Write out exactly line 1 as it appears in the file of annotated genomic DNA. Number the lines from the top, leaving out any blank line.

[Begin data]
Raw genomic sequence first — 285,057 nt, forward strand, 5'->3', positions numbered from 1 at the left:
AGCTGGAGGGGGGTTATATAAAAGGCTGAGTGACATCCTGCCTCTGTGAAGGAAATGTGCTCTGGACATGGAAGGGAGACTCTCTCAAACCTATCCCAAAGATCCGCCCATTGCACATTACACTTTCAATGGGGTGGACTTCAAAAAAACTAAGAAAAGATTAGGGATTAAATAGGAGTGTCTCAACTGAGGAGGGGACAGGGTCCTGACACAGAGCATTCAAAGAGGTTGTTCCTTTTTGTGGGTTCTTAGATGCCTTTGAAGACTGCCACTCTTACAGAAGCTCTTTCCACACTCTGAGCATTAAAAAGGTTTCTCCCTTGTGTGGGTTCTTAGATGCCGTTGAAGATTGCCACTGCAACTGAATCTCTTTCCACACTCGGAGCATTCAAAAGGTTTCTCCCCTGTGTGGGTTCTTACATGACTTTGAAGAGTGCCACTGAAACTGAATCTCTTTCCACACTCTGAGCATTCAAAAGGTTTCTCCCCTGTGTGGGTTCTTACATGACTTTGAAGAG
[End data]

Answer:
Raw genomic sequence first — 285,057 nt, forward strand, 5'->3', positions numbered from 1 at the left: